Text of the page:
With two other soldiers, American-born Nathaniel Felber was guarding a civilian bus stop. A car pulled up. Out stepped a well-groomed young man, in his hands a submachine gun. In seconds, Felber’s two fellow soldiers were dead, and Felber, shot in the head, was barely alive. He was rushed to the Swartz Trauma Center at Hadassah Hospital Ein Kerem and then to surgery, where a team, led by neurosurgeons, fought to save his life. In the days after surgery, his parents and siblings waited on the wooden benches outside the intensive care unit in the Sarah Wetsman Davidson Hospital Tower. At last they felt secure that Felber would live, but they knew that his recovery would be slow.
For three years Felber, now 24, has undergone surgeries and rehabilitation. He has only regained minimal speech, so it's hard to interpret what he feels. His therapists and his mother, Judi, were puzzled with one of his habits. Felber always looked to his left, toward his shoulder. They weren't sure if it was a problem with his shoulder or with his neck muscles. His brain injury limited his right-sided peripheral vision. Combined, that meant he saw the world through the narrow field left and over his shoulder.
Senior neuro-ophthalmologist Dr. Josh Kruger suspected that the problem wasn’t in his shoulder, and he was right. The problem was in Felber’s eyes.
“His is one of the most complicated cases that I’ve encountered,” says Dr. Kruger, who moved to Israel from Canada. “Not only was he not seeing to the right, but also he was not seeing what was in front of him because it was no longer in his visual field. In addition, he had asymmetric abnormalities in both eyes. With his extreme difficulty in verbal communication, no one really knew what he was experiencing. Movement in our eyes is dependent on six muscles, pulling in four directions. In Felber’s case, the muscle that should have helped him look right was, Dr. Kruger explains, “essentially dead. It wasn’t working.”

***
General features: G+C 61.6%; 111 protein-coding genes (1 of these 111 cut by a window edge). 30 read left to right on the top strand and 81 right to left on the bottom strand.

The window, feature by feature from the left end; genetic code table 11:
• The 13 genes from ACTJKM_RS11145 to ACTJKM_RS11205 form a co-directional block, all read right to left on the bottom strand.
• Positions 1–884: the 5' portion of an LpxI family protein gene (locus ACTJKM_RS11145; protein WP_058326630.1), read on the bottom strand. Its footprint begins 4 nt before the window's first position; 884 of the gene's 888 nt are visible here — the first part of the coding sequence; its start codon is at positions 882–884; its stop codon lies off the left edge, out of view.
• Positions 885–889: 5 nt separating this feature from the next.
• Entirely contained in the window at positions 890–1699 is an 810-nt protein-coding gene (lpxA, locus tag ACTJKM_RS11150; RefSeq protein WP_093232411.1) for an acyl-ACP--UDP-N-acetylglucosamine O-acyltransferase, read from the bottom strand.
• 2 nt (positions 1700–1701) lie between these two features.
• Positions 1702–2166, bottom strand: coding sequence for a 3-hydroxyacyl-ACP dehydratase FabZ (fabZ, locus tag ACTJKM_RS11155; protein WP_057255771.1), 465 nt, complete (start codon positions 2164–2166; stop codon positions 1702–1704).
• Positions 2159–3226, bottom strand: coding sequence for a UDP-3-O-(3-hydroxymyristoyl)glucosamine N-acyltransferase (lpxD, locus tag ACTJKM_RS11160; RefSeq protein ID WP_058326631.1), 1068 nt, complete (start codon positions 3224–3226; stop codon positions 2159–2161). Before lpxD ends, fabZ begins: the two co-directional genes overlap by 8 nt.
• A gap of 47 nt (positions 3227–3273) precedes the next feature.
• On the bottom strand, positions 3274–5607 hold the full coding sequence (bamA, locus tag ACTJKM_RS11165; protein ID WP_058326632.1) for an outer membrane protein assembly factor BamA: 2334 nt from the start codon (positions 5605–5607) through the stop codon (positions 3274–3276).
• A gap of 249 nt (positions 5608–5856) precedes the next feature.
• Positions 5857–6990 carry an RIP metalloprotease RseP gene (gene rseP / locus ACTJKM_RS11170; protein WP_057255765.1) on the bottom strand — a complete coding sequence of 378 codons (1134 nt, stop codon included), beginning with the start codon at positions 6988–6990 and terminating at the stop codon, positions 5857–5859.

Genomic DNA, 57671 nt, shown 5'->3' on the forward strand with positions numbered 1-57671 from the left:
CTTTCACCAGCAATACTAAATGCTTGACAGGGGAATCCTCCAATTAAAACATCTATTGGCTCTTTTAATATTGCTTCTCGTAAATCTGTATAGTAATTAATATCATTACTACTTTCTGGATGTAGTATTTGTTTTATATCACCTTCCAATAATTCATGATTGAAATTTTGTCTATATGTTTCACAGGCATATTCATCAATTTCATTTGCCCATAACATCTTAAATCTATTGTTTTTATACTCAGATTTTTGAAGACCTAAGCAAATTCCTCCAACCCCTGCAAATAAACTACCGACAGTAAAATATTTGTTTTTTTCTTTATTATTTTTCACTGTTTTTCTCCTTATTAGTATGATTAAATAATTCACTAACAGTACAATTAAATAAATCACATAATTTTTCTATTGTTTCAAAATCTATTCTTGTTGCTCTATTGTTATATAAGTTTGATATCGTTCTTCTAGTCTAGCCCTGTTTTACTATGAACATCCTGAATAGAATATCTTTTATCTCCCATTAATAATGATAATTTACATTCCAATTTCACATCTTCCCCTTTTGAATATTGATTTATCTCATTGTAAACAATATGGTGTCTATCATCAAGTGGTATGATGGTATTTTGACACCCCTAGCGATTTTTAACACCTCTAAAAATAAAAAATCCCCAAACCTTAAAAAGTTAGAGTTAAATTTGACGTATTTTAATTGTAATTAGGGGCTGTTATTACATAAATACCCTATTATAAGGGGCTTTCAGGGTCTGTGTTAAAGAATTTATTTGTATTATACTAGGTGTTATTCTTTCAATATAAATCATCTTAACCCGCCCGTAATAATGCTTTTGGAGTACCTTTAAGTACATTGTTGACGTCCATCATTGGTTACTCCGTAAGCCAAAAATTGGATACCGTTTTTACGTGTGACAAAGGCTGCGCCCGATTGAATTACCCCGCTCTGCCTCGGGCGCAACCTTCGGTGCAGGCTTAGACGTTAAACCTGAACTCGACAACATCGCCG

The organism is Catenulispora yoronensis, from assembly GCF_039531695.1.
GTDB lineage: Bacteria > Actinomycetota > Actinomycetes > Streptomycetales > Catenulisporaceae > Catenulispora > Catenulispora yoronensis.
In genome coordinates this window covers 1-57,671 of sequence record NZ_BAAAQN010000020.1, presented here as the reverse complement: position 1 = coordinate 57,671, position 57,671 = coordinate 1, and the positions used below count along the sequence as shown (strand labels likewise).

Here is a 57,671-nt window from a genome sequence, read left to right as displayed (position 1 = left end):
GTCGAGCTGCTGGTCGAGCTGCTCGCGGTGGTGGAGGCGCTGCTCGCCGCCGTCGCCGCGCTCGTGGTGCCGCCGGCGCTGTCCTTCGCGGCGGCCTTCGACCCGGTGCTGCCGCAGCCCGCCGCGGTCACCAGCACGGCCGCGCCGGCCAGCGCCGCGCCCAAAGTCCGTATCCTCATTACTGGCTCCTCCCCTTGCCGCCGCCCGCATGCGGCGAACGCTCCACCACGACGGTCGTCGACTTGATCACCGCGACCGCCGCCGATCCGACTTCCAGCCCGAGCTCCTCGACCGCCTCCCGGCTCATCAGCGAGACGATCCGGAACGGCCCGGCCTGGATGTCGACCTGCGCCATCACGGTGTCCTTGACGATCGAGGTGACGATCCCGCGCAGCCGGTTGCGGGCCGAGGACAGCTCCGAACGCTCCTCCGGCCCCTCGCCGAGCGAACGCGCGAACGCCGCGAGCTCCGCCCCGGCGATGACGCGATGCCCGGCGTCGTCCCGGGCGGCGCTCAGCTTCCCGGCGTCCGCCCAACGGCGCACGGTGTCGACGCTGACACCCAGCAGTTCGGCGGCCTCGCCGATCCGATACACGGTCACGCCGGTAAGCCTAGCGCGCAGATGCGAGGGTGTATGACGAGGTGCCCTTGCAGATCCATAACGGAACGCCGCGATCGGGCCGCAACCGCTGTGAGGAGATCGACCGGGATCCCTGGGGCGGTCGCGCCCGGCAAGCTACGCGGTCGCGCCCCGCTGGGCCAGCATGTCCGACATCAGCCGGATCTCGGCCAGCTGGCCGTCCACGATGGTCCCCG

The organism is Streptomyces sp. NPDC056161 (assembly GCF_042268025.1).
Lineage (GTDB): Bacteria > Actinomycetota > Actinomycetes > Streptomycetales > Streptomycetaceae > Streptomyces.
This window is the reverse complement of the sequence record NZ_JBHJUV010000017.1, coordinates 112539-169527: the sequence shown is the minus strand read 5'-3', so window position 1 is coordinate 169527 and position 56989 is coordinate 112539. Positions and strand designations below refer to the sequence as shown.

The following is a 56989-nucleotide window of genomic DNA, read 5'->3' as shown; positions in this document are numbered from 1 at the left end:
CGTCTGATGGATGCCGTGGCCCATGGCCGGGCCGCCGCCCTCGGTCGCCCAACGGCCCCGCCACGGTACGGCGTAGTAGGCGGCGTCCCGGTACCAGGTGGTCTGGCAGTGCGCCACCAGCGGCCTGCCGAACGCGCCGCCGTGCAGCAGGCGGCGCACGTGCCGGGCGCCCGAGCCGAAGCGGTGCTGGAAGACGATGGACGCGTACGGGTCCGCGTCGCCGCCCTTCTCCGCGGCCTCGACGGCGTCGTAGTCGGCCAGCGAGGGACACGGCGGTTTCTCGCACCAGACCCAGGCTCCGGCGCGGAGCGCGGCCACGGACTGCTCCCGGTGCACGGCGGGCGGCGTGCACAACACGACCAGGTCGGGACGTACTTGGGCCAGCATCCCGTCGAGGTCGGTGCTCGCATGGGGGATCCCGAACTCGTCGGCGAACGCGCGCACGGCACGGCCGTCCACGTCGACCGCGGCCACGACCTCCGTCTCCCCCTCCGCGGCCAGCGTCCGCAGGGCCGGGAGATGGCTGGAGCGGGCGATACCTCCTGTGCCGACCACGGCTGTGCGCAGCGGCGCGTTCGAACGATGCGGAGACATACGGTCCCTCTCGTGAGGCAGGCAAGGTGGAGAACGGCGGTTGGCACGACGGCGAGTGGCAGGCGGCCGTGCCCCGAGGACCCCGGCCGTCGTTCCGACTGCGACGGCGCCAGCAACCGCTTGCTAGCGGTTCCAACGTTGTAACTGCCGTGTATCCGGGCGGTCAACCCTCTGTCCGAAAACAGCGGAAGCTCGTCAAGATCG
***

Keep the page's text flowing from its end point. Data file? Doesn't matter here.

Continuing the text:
Kruger believed he could transplant part of the muscle that pulls the eye upwards to replace that dead muscle. It worked.
“Since the surgery his mother and occupational therapist say he’s different,” says Dr. Kruger. “He’s engaging. He’s making eye contact with people.
“Every so often you think to yourself, ‘my medical training really prepared me for this case,’ and I had to use all my medical skills to help him out.
“I believe that, unfortunately, there are a lot of people who are incapacitated and can’t communicate who have visual disturbances that might be similar to Nathaniel’s. We need to increase awareness that they need to have a proper assessment with a specialist.”
Says Judi Felber, “I meet other mothers and families of people with traumatic brain injury, and it seems to me that the care Nathaniel received and continues to receive at Hadassah is far superior to anything else I have heard of from others. Thank you, thank you, thank you to the entire Hadassah team. You saved Nathaniel's life and continue to help him improve.”